Too Close to the Truth

Journalists rightly feel that they have the most interesting stories. That’s what they spend their lives doing: seeking out the new and unusual. When they are fired, as seems inevitable in the incredibly shrinking world of print media, some turn their hand to fiction. After all, stories are what fiction is all about, right?

Up to a point, that reasoning works fine. In fiction you can really burrow into a news article. If there is a heroin epidemic in Chicago, say, since I’m partial to that great Midwestern city, a reporter can expand into a personal tale that covers the decimated newsroom of a modern newspaper, the seamy underpinnings of the Chicago P.D., the black kingpins of the South Side. In such a rendering the protagonist is invariably a maverick, hard drinking, ready to tell a boss to f**k off. All of this material looks promising.

The problems start to arise after about the first hundred pages. Once the all-too-real scenario is laid out, in all of the spheres the book will explore, then what Aristotle would call Act II begins. The lead reporter does his job, reporting the incident, albeit in greater detail that a newspaper would allow. The interactions are nasty and gritty. The newsroom scenes have the requisite gloomy banter. Yet, reading it over, the journalist may feel twinges of dissatisfaction. Something about the whole enterprise seems pallid, despite the gripping events. 

That’s because the reporter, just as in real life, is only incidental to the drama. That’s why so many of these types of stories are mysteries: because the job of reporting is a type of investigation. Even if there is a love interest, the object of desire may be just another subject from an interesting article. The reporter doesn’t really fall in love, because she’s too much of a free spirit to be tied down.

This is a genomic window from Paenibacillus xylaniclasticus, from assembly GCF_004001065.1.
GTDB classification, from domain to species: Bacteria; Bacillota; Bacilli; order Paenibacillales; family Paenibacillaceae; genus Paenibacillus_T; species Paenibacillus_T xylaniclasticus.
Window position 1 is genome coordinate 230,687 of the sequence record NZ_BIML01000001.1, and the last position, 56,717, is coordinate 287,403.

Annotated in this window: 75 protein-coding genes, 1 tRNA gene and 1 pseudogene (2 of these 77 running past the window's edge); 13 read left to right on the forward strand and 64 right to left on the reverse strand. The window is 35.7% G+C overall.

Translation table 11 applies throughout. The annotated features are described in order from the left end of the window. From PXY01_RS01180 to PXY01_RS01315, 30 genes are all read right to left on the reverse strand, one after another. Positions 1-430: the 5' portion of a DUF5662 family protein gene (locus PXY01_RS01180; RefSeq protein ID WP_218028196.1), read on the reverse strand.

The journalist is hiding behind his typewriter. The protagonist is an observer when he needs to be intimately involved. The events portrayed need to rock his world, making him a different person. Instead, he is bound to the realistic framing he has devised. As a fiction reader I remain as aloof as the reporter. Nice story, and now? I turn the page to the next story, right?

Exercise: Start with a single #2 character. Make up a relationship that has nothing to do with real-life incidents. The only reason for that character is so the reporter can reveal how she is feeling inside as the story unfolds. That foil, if you will, is the reader’s way into your lead character’s heart.

“Every man is surrounded by a neighborhood of voluntary spies.”
—Jane Austen

Copyright @ 2016, John Paine

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Copyright © 2012 John Paine. All rights reserved.